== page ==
Julia Kindt, University of Sydney
In our series Art for Trying Times, authors nominate a work they turn to for solace or perspective during this pandemic.
During the lockdown in Sydney, I turned to my shelf of well-loved books and found Antoine de Saint-Exupéry’s The Little Prince. Browsing through it again, I realised that the situation in which the book’s narrator finds himself uncannily resembled my own: crash-landed in the middle of a desert, his plane’s motor broken, he had nowhere to go.
He was stuck – stuck in a place that seemingly provided little hope of surprise or wonder.
The first night, then, I went to sleep on the sand, a thousand miles from any human habitation. I was more isolated than a shipwrecked sailor on a raft in the middle of the ocean.
But little did he know! The next morning, a boy appears seemingly out of nowhere who claims to be a prince from a faraway planet.
His account of intergalactic travels takes the desert castaway to a number of places as strange as they are familiar: one planet inhabited by a king and nobody else, another by a conceited man, a third by a lamplighter, a fourth by a businessman, a fifth by a tippler and so on.
In Saint-Exupéry’s book, first published in French in 1941, the point is that all these individuals live in their own little worlds.
The king believes everybody arriving on his planet to be a subject. The conceited man considers each comer a potential admirer. The lamplighter turns the single streetlight on his little planet on and off, on and off, multiple times a day. The businessman counts all the stars he can see in the belief this will make them his own. The tippler drinks to forget that he feels guilty for drinking.
Even though they pursue different ends, there is a certain uniformity to these characters: in the uncompromising resoluteness with which they apply themselves to their tasks, they reduce and diminish their lives and worlds.
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The lockdown cuts back the radius of our actions. Even though some of the frantic activity that defines our days continues online, it deprives us of many of our usual interactions. No more twice-daily commutes, no more school runs, no more rushing to social engagements, no more travel.
Rather than looking for adventure outside, in public and faraway places, lockdown involves taking a fresh look at things close to home. And this long hard look in the mirror can bring the realisation that our pre-pandemic lives resembled those of the king, the conceited man, the lamplighter, the businessman, and perhaps even the tippler in more ways than we are prepared to admit.
‘People where you live,’ the little prince said, ‘grow five thousand roses in one garden, … yet they don’t find what they are looking for.’
In some sense, and in addition to other central themes such as love, friendship and loss, The Little Prince is a story about looking: about how we see only what we are prepared to see; about the narrowness that can come with our perspectives, professional and otherwise; about the way grownups and children look at the world differently.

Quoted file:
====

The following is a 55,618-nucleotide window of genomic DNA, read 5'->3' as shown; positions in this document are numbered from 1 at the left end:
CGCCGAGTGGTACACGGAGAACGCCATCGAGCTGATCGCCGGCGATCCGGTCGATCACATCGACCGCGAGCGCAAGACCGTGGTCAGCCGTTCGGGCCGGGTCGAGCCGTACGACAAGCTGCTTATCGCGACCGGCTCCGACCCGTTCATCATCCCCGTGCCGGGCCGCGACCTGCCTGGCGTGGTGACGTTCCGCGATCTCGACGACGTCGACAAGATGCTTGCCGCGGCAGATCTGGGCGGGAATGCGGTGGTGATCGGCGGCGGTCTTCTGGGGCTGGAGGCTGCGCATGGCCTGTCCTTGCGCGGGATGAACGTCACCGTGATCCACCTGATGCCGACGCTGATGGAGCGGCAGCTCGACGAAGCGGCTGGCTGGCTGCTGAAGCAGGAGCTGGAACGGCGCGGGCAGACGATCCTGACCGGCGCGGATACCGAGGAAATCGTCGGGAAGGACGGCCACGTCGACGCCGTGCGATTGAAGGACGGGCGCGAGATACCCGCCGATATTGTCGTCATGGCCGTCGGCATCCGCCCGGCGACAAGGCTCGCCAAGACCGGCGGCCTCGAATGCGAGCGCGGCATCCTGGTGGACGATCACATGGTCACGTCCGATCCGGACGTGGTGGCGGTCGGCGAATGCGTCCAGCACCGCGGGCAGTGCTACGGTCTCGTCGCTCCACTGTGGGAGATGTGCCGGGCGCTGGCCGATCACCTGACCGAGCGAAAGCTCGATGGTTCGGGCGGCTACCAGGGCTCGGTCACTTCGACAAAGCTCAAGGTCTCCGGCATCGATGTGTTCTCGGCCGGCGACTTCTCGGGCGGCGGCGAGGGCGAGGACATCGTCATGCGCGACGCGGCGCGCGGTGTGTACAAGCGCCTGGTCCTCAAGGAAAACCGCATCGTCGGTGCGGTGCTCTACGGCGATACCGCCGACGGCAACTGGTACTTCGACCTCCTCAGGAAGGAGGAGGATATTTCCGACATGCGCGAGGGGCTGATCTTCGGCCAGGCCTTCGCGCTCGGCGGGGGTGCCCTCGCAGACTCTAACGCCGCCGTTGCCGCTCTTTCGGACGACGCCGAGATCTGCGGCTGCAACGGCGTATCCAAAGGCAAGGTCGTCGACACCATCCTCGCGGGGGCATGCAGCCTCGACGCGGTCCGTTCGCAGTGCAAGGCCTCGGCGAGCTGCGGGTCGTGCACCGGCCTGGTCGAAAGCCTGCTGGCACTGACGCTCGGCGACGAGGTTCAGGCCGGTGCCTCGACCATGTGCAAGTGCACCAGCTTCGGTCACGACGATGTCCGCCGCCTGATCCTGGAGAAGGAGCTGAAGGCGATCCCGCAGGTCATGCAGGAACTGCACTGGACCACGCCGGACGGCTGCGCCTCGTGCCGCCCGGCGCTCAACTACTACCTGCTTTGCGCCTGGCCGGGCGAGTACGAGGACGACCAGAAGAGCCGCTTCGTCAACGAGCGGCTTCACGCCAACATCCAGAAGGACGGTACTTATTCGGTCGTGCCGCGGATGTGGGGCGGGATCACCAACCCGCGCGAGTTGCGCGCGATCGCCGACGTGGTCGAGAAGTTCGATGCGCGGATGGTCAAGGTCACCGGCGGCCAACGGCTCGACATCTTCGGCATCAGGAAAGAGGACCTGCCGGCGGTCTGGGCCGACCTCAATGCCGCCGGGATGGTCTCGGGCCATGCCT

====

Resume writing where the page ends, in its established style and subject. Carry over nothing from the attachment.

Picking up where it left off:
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Moments of rupture, of crisis, and distress, when everything we took for granted suddenly seems up in the air, always also harbour an opportunity to take stock and to reassess. To look at our life and the lives of those around us from the point of view of an intergalactic traveller, or, indeed, a child.
‘Men,’ said the little prince, ‘set out on their way in express trains, but they do not know what they are looking for. Then they rush about, and get excited, and turn round and round…’
Back home in lockdown with my little daughter (aged seven), I was fortunate to have my own guide who took me to once familiar but long-forgotten places: listening to the sounds of the sea in an empty seashell; throwing paper planes down a cliff; blowing dandelion seeds; gazing at the stars at night. Our radius had shrunk considerably. And yet the world seemed rich and marvellous and full of wonder.
At one point in the book, the little prince explains to the castaway that real seeing is not even a physical activity but a matter of the heart.
And now here is my secret, a very simple secret: It is only with the heart that one can see rightly; what is essential is invisible to the eye.
What changes our world and our being in the world is that there are things, activities, and people we care for deeply; and we make them as special (for us) as they are. In Saint-Exupéry’s book it is a flower with four thorns back on his home planet, that the little prince misses and holds dear. But it could be anything, really …
Saint-Exupéry’s book ends with the little prince returning home and the narrator repairing his plane and returning to civilisation. And yet, he never looks at the world again with the same eyes.
The knowledge that somewhere up there among the myriad little planets there was one with a prince and his beloved flower, a sheep, and three volcanoes (one extinct) made all the difference.
And what about us? Will we too look at the world differently once this has passed? Or will we return to the routines and habits that defined our worlds before?
Ask yourselves: Is it yes or no? Has the sheep eaten the flower? And you will see how everything changes …
Julia Kindt, Professor, Department of Classics and Ancient History, University of Sydney
This article is republished from The Conversation under a Creative Commons license. Read the original article.